ANSWER: When children are satisfied and unworried about being able to play at their own pace, most will voluntarily move on to other activities. They relax because they know for sure that they will have regular opportunities to return if they want. If you throw away the bells and timers (or lights flashing or whatever you use to tell children to stop what they are doing and move on), you would change the nature of your program in just two weeks.
When children have frequent and uninterrupted chances to play, they stop hoarding play materials and play spaces. They eventually become eager to share space and materials with others because they are no longer concerned about getting their turn. They are less anxious because they have been provided with many turns, and they know for sure there will be more in the future.
The depth and complexity of play increases as children are given enough time and materials to expand their play themes or work on child-initiated projects. They build positive relationships with other children because competition for space and play materials has been reduced or eliminated.
Shifting to this approach takes initial commitment, flexibility in scheduling, and enough time for you and the children to get used to this change. The benefits of this approach are huge, especially when it includes children's being able to "save" a play theme or block building for later. Teachers and caregivers who switch from timed play to extended play never seem to want to return to using a timer again!
QUESTION: We are developing a new parent handbook, and we want it to reflect our philosophy of inclusion. Should we say that we are "an inclusive program" or that we "include children with disabilities"?
ANSWER: Because you cannot actually deny services to a child just because he or she has a disability, using either one of those choices probably does not add much to your parent handbook or brochure. It would be more helpful to parents who are interested in your program if you made sure that the handbook used inclusive language and pictures throughout. A parent wants to know how you will include their child in your program, and that's what you need to describe / show.
They also want to know if you have any special qualities, experiences, or training that would help prepare you to meet the needs of their child. You might, for example, describe the kinds of activities the children do and explain that each of these "can be adapted to match the interest and abilities of each child." If you include a biographical sketch of you and/or other staff members, include specialized training you have received or perhaps a description that you "value incorporating cultural and developmental diversity and work hard to make sure that every child's interests are represented in your program."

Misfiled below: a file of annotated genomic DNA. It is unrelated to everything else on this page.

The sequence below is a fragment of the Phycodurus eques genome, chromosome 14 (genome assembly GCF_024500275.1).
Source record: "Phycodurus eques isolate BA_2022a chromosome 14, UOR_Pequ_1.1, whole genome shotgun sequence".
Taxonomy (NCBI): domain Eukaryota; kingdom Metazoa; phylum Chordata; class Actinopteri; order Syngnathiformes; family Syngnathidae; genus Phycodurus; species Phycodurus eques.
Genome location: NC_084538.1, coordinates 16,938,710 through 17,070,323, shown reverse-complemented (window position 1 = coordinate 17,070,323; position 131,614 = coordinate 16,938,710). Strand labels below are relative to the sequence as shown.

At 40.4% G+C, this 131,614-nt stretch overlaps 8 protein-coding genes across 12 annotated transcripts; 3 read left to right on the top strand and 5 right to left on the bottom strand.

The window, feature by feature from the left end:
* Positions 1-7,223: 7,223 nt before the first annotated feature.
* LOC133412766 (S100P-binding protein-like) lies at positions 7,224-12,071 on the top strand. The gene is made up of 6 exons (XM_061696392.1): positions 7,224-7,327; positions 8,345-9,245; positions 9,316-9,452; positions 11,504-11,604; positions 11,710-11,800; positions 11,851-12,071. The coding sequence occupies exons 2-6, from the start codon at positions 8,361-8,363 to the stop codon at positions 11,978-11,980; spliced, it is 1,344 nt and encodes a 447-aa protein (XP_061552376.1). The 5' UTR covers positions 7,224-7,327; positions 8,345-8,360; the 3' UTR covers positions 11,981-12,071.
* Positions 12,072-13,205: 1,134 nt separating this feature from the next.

The idea is to describe, for all families, the different ways in which you include every child in each part of your routine. There is no better way to describe inclusion! You might also be surprised to find that parents of children who do not have disabilities are just as interested in finding out that you will meet their children's individual needs. If your parent handbook uses inclusive language throughout, every family will feel that your program is a special place for their child.
QUESTION: I'm worried that adapting our playground will be expensive. Any ideas about how to pay for it?
ANSWER: It's true that play surfaces and new equipment can be expensive, however, some changes cost very little. To make your playground more accessible, focus energy on ways to improve play opportunities. It's okay to imagine a fabulous play yard, but before you begin major fundraising efforts, you'll want to be clear about what is needed and who will benefit.
Carefully look at the equipment, physical design, and play experiences available. What is needed to make this space more playable? Once you have identified a list of changes that you want to make, you are in an excellent position to ask for help.
Start by approaching parents and other professionals who work with children in your program. The following pointers may help:
- Talk specifics. Instead of saying, "will you help us adapt our playground," try something more specific like, "Joey can't sit in the swing seats we have now, but I think he would really like to swing. Do you have any ideas?"
- Make sure there is a clear benefit. Almost any changes will make your play yard look more appealing, but the true benefit should be stated in terms of the children. Not everyone will clearly understand why you need to have a special handle on a shovel. Part of getting people interested in helping you is getting them to understand what these changes mean to a particular child.
- Do a little research. If you can find a picture, materials, or an example of the exact piece of equipment you want, you stand a better chance of getting the help you need.